The nutrients are infused into the water since there is no soil for the plants to get them from. The “A” jug has the macronutrients and the “B” jug has the micronutrients. The pH jar with the down arrow has the solution to bring the pH down if it goes too high, and vice versa. Sensors take a reading every minute and adjust when needed.
|The below image is a 360° panorama that might take a moment to load. You can grab it with your mouse (or finger on mobile) and move around to see the entire property of Brick Street Farms. Click the little square in the bottom right corner to go fullscreen. You can also just move your phone and the image will move with you. If it doesn’t seem to work on your iPad, lift it up and move it around. Try turning in a circle too.|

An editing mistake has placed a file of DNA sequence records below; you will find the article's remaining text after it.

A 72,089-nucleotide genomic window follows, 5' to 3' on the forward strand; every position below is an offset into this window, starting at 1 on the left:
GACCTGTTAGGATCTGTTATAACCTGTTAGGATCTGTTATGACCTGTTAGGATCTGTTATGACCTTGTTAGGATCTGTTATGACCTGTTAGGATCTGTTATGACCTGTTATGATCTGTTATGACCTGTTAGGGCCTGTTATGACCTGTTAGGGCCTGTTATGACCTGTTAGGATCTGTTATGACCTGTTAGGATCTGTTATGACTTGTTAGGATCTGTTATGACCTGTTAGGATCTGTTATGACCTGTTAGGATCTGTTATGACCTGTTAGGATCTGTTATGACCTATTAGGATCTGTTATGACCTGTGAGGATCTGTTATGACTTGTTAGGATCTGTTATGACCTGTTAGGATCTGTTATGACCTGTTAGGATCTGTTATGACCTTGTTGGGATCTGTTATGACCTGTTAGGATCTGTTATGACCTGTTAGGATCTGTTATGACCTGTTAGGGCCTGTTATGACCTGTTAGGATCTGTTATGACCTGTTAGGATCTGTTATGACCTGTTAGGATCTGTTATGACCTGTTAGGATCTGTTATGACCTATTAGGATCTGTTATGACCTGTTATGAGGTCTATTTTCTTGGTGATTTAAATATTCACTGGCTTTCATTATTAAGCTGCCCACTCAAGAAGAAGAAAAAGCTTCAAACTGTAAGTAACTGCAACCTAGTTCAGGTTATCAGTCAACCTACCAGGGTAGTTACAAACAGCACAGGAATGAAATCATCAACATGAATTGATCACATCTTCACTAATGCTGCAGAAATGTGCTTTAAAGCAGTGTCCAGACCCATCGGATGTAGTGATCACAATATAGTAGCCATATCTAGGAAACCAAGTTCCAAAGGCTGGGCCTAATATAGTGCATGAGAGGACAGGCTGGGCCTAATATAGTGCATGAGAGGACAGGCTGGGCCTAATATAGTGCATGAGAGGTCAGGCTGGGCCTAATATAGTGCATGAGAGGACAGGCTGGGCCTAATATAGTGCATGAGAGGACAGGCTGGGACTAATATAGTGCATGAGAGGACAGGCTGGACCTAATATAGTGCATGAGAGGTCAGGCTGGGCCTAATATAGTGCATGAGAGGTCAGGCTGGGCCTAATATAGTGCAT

[vrview img=”https://stpetersburgfoodies.com/wp-content/uploads/2017/01/360-view.jpg” width=”768″ height=”384″ ]
You can see that they have a lot of room to expand and add more growing containers. Part of the outdoor space is also used for special dinners where they partner with a local chef and restaurant. The first one was done with The Reading Room.
To get started, they took an unused space where they renovated a small building that used to be an outdoor storage shed, but did have an existing bathroom footprint. It now serves as their office / kitchen and looks like a tiny 1-room apartment.
They cleaned an eyesore of a property that didn’t have utilities for over 30-years, and took away 35 dump trucks worth of industrial trash and waste and created a vertical city farm.